Total: 31.7 years. Country comparison to the world: 109th
Male: 31.2 years
Female: 32.2 years (2018 est.)
Total: 30.9 years
Male: 30.4 years
Female: 31.3 years (2016 est.)

Birth rate

15.3 births/1,000 population (2018 est.) Country comparison to the world: 121st

Death rate

4.8 deaths/1,000 population (2018 est.) Country comparison to the world: 200th

Total fertility rate

1.89 children born/woman (2018 est.) Country comparison to the world: 135th

Net migration rate

0.8 migrant(s)/1,000 population (2018 est.) Country comparison to the world: 65th

Population growth rate

1.13% (2018 est.) Country comparison to the world: 95th

Contraceptive prevalence rate

76.2% (2011)

Religions

Roman Catholic 71.8%, Evangelical and Pentecostal 12.3%, other Protestant 2.6%, Jehovah's Witness 0.5%, other 2.4%, none 10.4% (2016 est.)

Dependency ratios

Total dependency ratio: 45.4 (2015 est.)
Youth dependency ratio: 32.4 (2015 est.)
Elderly dependency ratio: 12.9 (2015 est.)
Potential support ratio: 7.7 (2015 est.)

Urbanization

Urban population: 79.3% of total population (2018)
Rate of urbanization: 1.5% annual rate of change (2015-20 est.)

Infant mortality rate

  • Total: 8.3 deaths/1,000 live births
  • Male: 9 deaths/1,000 live births
  • Female: 7.4 deaths/1,000 live births (2016 est.)

Life expectancy at birth

Total population: 78.9 years. Country comparison to the world: 55th
Male: 76.2 years
Female: 81.7 years (2018 est.)
Total population: 78.6 years
Male: 75.9 years
Female: 81.3 years (2016 est.)

HIV/AIDS

Adult prevalence rate: 0.33%
People living with HIV/AIDS: 10,000
Deaths:200 (2015 est.)

Education expenditures

7.4% of GDP (2017) Country comparison to the world: 11th

Literacy

Total population: 97.8%
Male: 97.7%
Female: 97.8% (2015 est.)

School life expectancy (primary to tertiary education)

Total: 15 years
Male: 15 years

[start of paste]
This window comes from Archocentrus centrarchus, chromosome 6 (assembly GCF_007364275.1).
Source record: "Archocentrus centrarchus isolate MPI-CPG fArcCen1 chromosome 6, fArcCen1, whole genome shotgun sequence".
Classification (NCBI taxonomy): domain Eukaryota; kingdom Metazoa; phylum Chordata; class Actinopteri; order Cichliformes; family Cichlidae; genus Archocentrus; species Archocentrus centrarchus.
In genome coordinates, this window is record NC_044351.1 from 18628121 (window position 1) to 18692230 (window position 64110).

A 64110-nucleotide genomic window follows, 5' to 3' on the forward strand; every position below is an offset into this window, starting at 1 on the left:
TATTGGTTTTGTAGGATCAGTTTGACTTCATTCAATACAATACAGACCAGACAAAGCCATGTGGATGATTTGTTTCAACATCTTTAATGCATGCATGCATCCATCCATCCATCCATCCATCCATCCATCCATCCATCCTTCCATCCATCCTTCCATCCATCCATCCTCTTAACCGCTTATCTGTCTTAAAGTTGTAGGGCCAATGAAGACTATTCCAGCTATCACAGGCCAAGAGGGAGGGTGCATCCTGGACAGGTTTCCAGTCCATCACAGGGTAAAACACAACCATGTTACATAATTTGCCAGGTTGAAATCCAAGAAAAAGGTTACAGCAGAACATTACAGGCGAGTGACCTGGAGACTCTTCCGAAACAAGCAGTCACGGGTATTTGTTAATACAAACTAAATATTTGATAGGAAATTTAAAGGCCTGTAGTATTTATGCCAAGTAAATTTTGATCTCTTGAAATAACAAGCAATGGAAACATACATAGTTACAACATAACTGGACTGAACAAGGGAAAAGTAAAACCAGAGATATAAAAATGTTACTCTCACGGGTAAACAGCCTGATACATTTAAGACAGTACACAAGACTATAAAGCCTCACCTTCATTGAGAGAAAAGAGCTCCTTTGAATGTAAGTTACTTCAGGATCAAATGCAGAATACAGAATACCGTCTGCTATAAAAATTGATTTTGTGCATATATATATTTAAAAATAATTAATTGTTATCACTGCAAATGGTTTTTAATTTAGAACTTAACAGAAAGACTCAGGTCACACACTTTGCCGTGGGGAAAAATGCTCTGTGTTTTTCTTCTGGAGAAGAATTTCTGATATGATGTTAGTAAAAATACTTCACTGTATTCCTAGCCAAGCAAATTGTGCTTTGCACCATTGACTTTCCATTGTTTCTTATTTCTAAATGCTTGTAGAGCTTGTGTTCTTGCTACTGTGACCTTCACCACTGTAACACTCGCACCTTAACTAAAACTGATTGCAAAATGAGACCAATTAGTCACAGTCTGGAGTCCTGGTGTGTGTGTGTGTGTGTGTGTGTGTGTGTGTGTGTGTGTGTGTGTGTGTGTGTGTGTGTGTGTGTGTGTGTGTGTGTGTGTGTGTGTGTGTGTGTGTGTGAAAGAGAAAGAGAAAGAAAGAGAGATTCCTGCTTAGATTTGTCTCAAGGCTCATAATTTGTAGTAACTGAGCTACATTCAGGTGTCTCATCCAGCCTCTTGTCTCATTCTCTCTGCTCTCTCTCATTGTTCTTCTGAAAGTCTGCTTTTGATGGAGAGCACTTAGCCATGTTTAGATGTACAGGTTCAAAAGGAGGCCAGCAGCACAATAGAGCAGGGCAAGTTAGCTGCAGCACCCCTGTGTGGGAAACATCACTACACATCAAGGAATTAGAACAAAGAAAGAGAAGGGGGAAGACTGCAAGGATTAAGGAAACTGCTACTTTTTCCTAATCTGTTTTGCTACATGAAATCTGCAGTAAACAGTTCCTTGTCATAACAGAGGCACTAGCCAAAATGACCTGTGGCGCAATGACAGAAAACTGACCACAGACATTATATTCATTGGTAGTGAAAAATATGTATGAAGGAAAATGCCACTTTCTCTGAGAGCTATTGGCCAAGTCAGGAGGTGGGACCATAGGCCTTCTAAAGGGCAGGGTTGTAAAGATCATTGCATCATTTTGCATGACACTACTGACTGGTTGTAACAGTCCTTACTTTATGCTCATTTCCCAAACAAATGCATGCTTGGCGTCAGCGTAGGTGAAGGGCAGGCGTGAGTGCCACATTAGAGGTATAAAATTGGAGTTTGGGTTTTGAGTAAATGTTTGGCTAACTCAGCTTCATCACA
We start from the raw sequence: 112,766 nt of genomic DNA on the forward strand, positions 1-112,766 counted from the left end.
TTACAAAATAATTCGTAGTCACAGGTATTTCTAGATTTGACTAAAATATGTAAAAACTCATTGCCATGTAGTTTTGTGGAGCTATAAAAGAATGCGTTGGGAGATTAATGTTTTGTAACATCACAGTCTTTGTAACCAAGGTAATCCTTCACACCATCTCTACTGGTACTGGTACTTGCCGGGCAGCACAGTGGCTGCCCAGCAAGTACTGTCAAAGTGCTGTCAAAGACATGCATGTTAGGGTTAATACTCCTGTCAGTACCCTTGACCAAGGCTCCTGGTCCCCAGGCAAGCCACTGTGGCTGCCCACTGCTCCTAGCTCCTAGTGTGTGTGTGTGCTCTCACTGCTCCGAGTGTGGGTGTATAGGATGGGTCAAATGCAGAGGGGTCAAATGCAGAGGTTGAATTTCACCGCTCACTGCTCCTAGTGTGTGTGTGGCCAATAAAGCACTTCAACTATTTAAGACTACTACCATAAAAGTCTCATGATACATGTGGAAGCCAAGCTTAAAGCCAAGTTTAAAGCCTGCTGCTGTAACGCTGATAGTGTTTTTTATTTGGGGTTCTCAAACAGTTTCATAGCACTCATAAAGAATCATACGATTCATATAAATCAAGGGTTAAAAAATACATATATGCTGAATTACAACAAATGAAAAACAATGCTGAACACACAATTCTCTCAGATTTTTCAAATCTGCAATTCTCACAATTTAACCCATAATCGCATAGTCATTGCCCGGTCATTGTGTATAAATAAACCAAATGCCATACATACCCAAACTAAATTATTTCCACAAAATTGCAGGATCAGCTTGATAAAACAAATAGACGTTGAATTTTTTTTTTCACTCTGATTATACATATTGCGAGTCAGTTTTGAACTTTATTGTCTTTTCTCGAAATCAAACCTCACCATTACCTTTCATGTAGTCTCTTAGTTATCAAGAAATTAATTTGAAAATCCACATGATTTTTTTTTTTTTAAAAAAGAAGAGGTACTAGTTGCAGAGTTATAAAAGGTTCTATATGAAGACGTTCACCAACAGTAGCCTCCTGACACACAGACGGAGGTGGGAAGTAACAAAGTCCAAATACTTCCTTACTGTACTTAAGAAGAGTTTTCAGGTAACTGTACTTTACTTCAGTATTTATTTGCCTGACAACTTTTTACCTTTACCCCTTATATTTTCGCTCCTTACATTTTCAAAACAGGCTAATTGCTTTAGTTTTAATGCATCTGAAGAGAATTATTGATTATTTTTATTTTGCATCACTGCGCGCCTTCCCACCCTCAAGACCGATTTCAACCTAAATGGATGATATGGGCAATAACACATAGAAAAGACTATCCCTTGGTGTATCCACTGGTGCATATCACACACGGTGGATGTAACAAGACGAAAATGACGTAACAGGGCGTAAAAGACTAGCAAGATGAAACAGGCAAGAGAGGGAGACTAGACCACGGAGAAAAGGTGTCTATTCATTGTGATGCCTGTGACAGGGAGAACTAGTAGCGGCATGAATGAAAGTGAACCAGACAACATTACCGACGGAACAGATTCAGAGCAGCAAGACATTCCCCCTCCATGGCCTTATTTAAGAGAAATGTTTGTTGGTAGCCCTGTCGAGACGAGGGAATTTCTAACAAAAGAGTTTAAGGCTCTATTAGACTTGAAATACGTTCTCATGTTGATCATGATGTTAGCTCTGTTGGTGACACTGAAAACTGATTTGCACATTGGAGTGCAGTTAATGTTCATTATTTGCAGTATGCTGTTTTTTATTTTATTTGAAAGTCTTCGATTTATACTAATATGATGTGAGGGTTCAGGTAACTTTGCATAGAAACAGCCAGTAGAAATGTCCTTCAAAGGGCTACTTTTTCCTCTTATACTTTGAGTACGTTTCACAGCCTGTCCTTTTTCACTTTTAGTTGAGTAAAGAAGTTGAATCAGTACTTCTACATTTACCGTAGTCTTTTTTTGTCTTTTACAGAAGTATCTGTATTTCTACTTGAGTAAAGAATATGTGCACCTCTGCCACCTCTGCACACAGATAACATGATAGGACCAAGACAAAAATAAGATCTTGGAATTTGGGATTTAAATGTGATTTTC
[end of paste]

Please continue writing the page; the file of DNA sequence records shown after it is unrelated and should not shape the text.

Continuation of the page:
Female: 16 years (2016)

Unemployment, youth ages 15-24

Total: 20.6%. Country comparison to the world: 61st
Male: 17.6%
Female: 25.9% (2017 est.)

Nationality

  • Noun: Costa Rican(s)
  • Adjective: Costa Rican

Languages

Sex ratio

  • At birth: 1.05 male(s)/female
  • 0–14 years: 1.05 male(s)/female
  • 15–24 years: 1.04 male(s)/female
  • 25–54 years: 1.01 male(s)/female
  • 55–64 years: 0.95 male(s)/female
  • 65 years and over: 0.86 male(s)/female
  • Total population: 1.01 male(s)/female (2016 est.)

Languages

The Basilica Los Angeles, Cartago, Costa Rica.
The Basilica Los Angeles, Cartago, Costa Rica.

Nearly all Costa Ricans speak Spanish; but many blacks speak a traditional Jamaican dialect of English, also a few of the Natives speak their own language, such as the case of the Ngobes.

Religions

Religion in Costa Rica (2008)[36][37]

  Catholicism (70.5%)
  Protestantism (13.8%)
  Irreligion (11.3%)
  Buddhism (2.1%)
  Other religions (2.2%)

According to the World Factbook the main religions are: Roman Catholic, 76.3%; Evangelical, 13.7%; Jehovah's Witnesses, 1.3%; other Protestant, 0.7%; other, 4.8%; none, 3.2%.

The most recent nationwide survey of religion in Costa Rica, conducted in 2007 by the University of Costa Rica, found that 70.5 percent of the population identify themselves as Roman Catholics (with 44.9 percent practicing, 25.6 percent nonpracticing), 13.8 percent are Evangelical Protestants, 11.3 percent report that they do not have a religion, and 4.3 percent declare that they belong to another religion.[38]

Apart from the dominant Catholic religion, there are several other religious groups in the country.[38] Methodist, Lutheran, Episcopal, Baptist, and other Protestant groups have significant membership.[38] The Church of Jesus Christ of Latter-day Saints (LDS Church) claim more than 35,000 members and has a temple in San José that served as a regional worship center for Costa Rica, Panama, Nicaragua, and Honduras.[39]